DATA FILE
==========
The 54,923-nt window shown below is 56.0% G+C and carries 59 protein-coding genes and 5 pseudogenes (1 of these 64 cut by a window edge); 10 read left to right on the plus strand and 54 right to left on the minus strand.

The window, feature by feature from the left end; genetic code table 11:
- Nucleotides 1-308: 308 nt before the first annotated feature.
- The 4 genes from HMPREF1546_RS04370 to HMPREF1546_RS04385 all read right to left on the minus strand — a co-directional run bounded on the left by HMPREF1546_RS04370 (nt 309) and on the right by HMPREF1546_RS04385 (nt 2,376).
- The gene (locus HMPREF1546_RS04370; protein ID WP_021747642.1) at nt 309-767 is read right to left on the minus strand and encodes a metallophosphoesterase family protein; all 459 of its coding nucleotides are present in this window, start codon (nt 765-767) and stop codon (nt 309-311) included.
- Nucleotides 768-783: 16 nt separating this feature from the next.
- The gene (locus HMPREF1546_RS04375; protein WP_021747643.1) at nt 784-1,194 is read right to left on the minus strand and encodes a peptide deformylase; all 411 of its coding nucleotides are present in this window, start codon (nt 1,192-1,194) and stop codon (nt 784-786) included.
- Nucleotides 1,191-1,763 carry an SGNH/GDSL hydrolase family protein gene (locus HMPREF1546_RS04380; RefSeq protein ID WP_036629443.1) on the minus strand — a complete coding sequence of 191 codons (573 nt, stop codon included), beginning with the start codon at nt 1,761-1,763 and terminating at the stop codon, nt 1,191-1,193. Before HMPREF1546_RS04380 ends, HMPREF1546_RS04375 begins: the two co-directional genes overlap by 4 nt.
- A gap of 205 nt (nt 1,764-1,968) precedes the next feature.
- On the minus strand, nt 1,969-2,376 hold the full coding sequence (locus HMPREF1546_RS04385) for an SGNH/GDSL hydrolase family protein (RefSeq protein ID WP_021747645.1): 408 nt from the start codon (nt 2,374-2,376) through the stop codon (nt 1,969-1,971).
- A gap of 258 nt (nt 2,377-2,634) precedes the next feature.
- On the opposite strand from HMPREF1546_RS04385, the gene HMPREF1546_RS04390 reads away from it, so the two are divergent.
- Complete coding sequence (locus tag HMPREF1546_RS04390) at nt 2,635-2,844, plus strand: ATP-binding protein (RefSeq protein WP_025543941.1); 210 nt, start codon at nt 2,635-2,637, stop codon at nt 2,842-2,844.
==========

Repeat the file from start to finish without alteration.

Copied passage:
The 54,923-nt window shown below is 56.0% G+C and carries 59 protein-coding genes and 5 pseudogenes (1 of these 64 cut by a window edge); 10 read left to right on the plus strand and 54 right to left on the minus strand.

The window, feature by feature from the left end; genetic code table 11:
- Nucleotides 1-308: 308 nt before the first annotated feature.
- The 4 genes from HMPREF1546_RS04370 to HMPREF1546_RS04385 all read right to left on the minus strand — a co-directional run bounded on the left by HMPREF1546_RS04370 (nt 309) and on the right by HMPREF1546_RS04385 (nt 2,376).
- The gene (locus HMPREF1546_RS04370; protein ID WP_021747642.1) at nt 309-767 is read right to left on the minus strand and encodes a metallophosphoesterase family protein; all 459 of its coding nucleotides are present in this window, start codon (nt 765-767) and stop codon (nt 309-311) included.
- Nucleotides 768-783: 16 nt separating this feature from the next.
- The gene (locus HMPREF1546_RS04375; protein WP_021747643.1) at nt 784-1,194 is read right to left on the minus strand and encodes a peptide deformylase; all 411 of its coding nucleotides are present in this window, start codon (nt 1,192-1,194) and stop codon (nt 784-786) included.
- Nucleotides 1,191-1,763 carry an SGNH/GDSL hydrolase family protein gene (locus HMPREF1546_RS04380; RefSeq protein ID WP_036629443.1) on the minus strand — a complete coding sequence of 191 codons (573 nt, stop codon included), beginning with the start codon at nt 1,761-1,763 and terminating at the stop codon, nt 1,191-1,193. Before HMPREF1546_RS04380 ends, HMPREF1546_RS04375 begins: the two co-directional genes overlap by 4 nt.
- A gap of 205 nt (nt 1,764-1,968) precedes the next feature.
- On the minus strand, nt 1,969-2,376 hold the full coding sequence (locus HMPREF1546_RS04385) for an SGNH/GDSL hydrolase family protein (RefSeq protein ID WP_021747645.1): 408 nt from the start codon (nt 2,374-2,376) through the stop codon (nt 1,969-1,971).
- A gap of 258 nt (nt 2,377-2,634) precedes the next feature.
- On the opposite strand from HMPREF1546_RS04385, the gene HMPREF1546_RS04390 reads away from it, so the two are divergent.
- Complete coding sequence (locus tag HMPREF1546_RS04390) at nt 2,635-2,844, plus strand: ATP-binding protein (RefSeq protein WP_025543941.1); 210 nt, start codon at nt 2,635-2,637, stop codon at nt 2,842-2,844.